Finally, this part argues that because the rules on the treatment of executory contracts adopted by the Spanish model create the most desirable incentives for the bankruptcy trustee, this model is superior to the American and German models. Ex post Efficiency to Reject Assumption or rejection of executory contracts is part of the ordinary decisions that the bankruptcy trustee has to make in the administration of a bankruptcy estate. In spite of these judicial limitations, the bankruptcy trustee is the one who has the initiative to assume or reject contracts.
The Possibility of Inefficient Rejection This part intends to establish if, from an efficiency perspective, there is a regime for the treatment of the damages claim for rejection likely to create the best incentives for the bankruptcy trustee to make decisions on assumption or rejection of executory contracts that result in an increase in the value available to all the parties affected rather tan exclusively to the bankruptcy estate.
The bankruptcy trustee chooses assumption or rejection of an executory contract depending on whether the contract is valuable or burdensome to the bankruptcy estate, which in turn is determined by the value of the contract and cost of performance to the bankruptcy estate. However, as explained by Jesse Fried, from an efficiency perspective it is desirable that assumption or rejection of executory contracts is decided on whether a contract increases total value the value to both the bankruptcy estate and the non-debtor party.
When two parties enter into a contract, some value is created so that both the promisor and the promisee are better off. Due to this value it is desirable to make a promise enforceable and to provide the promisor with remedies to ensure the enforcement of the promise.
The most common remedy available in contract law to the promisee is damages compensation. Damages compensation consists in forcing the promisor to pay an amount of money to the promisee equal to the loss the promisor suffers as a result of breach of the contract or equal to the gain the promisee would have realized on performance of the contract. This doctrine is known as the theory of the efficient breach.
This conception considers that it is desirable to treat the damages claim for rejection as a general unsecured claim because it eases the rejection of those contracts that are burdensome to the bankruptcy estate. To be clear, it is necessary to enable the trustee to perform contracts that are beneficial for the estate and unburden the bankruptcy estate from unfavorable contracts that pose an obstacle to the maximization of the bankruptcy estate value. Consequently, as any prepetition claim, the damages claim has to share pro rata with all other unsecured claims in the distribution of the assets; otherwise, the non-debtor party to an executory contract would be treated differently from all the other general unsecured creditors.
Executory contracts are burdensome to the bankruptcy estate when the cost of performance is larger than the value of the contract to the bankruptcy estate; likewise, performance is wasteful when the cost of performance to the bankruptcy estate is greater than the value of the contract to the non-debtor party. In other words, if the trustee decides to assume the contract, the loss from performance to the bankruptcy estate is greater than the gain that the non-debtor party obtains.
A contract is value-creating when it increases the total value available to both the bankruptcy estate and the non-debtor party; that is to say, when the cost of performance to the bankruptcy estate is less than the benefits the contract creates for the non-debtor party; to put it differently, the gain from rejection to the bankruptcy estate is less than the loss imposed on the non-debtor party if the contract is rejected; a contract is value-creating because performance increases the total value to both the bankruptcy estate and the non-debtor party.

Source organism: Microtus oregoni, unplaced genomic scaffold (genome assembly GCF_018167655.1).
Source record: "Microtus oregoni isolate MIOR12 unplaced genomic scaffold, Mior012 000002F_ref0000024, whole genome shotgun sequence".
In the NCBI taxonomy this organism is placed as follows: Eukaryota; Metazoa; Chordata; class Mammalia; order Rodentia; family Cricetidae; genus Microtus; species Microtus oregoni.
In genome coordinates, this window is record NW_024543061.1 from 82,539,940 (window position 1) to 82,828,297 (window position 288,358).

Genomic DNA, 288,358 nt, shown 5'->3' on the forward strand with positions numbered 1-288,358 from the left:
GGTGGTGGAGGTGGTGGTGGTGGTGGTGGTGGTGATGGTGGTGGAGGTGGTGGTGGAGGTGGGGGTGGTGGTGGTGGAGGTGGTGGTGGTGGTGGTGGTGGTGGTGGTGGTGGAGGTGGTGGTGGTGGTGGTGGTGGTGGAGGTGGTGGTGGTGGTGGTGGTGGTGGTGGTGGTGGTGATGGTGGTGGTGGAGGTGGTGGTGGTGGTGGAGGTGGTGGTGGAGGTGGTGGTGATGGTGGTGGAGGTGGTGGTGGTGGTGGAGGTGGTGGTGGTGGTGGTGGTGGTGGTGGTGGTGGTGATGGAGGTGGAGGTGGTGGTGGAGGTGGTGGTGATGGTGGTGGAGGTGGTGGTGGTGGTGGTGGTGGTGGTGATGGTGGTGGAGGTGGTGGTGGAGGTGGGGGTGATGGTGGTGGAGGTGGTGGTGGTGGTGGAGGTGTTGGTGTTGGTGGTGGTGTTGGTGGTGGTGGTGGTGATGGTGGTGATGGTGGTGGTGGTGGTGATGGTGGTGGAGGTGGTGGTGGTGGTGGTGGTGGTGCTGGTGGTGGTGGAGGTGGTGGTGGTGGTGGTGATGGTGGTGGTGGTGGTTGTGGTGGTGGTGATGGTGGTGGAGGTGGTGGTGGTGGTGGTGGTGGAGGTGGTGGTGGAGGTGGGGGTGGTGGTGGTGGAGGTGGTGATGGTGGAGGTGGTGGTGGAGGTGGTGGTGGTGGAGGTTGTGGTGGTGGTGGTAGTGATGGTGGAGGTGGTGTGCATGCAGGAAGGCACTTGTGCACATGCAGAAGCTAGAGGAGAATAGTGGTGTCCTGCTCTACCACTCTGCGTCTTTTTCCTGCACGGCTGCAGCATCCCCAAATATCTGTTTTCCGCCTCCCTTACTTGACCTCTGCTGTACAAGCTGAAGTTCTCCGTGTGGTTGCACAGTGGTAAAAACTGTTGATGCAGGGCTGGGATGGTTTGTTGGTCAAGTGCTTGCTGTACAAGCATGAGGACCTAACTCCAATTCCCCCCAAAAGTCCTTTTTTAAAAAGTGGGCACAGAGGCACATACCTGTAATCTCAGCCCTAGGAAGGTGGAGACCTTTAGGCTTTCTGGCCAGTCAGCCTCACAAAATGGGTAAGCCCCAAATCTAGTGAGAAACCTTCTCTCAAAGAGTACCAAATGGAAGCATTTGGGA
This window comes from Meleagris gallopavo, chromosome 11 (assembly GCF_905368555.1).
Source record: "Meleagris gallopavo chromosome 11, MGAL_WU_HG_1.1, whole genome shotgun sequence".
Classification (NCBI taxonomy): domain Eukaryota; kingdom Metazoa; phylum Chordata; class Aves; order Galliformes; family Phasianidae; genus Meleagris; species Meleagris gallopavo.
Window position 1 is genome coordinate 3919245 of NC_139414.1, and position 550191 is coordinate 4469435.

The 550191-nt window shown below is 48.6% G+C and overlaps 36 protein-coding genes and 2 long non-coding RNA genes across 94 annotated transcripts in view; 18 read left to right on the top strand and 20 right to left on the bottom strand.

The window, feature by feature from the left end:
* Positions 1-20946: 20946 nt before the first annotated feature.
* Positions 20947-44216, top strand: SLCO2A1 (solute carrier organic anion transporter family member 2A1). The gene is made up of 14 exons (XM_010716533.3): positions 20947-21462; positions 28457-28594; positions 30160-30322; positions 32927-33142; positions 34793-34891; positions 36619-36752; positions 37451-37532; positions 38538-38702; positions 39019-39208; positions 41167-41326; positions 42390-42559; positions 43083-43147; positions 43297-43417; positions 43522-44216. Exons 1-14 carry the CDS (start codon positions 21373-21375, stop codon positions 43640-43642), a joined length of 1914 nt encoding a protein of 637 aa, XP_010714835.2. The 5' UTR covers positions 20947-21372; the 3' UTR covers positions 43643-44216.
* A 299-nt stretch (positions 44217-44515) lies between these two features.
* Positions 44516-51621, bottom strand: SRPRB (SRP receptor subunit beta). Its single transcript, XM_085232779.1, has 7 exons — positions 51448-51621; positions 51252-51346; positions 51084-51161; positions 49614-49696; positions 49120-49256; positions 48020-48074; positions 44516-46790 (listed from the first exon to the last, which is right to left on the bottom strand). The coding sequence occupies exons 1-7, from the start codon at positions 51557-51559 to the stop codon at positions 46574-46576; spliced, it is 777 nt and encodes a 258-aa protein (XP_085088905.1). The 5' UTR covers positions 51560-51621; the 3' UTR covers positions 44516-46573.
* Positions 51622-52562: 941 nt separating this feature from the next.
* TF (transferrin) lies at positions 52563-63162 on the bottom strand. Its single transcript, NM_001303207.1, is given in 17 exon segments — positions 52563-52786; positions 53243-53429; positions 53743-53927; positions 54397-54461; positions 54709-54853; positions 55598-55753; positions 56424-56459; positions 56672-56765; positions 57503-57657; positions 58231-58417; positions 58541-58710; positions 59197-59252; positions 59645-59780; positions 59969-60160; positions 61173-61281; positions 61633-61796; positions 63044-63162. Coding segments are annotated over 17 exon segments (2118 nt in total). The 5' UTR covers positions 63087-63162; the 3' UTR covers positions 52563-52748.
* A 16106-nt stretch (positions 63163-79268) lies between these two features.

Rejection of a value-creating contract then is inefficient because the value that performance of the contract would create for the benefit of both the bankruptcy estate and the non-debtor party is lost. When the damages claim for rejection is treated as an unsecured claim, the damages claim is paid on a pro rata basis, whereas the obligation arising from the assumed contract and any damages claims arising from post-assumption breach of such contract have to be paid in full.
The difference in the cost of performance and the costs of breach creates a bias towards rejection, even if the contract is value-creating. This rule ensures that the non-debtor party is compensated in full for the expected gains lost as a result of rejection of the contract. The effects of this rule are similar to those of paying in full the damages for breach in contract law. Because the bankruptcy estate is forced to fully internalize the costs of rejection, the bankruptcy trustee has the efficient incentives to choose assumption of the executory contract when performance is value-creating and chose rejection of the executory contract when performance is value-wasting.
Treating damages claim for rejection as administrative expenses prevents the bankruptcy trustee from rejecting an executory contract when the loss imposed on the non-debtor party is greater than the benefit obtained be the bankruptcy estate because the bankruptcy estate is forced to internalize the costs of rejection to the non-debtor party.
Similarly, this rule creates efficient incentives for the bankruptcy trustee to reject when performance is wasteful, that is when the benefit to the non-debtor party is less than the cost of performance to the bankruptcy estate.
Again, the reason is that the bankruptcy estate has to internalize in full the costs of rejection to the non-debtor party. This rule creates more certainty about the fate of the contract for the non-debtor party, because the bankruptcy estate is obliged to pay the non-debtor party in full in either case: assumption or rejection. Objections As explained above, the Spanish model creates the most efficient incentives for the bankruptcy trustee ex post.
However, this model may create other sort of problems, namely: a it violates the principle of equal treatment among creditors, and b it may hamper the rehabilitation of the debtor.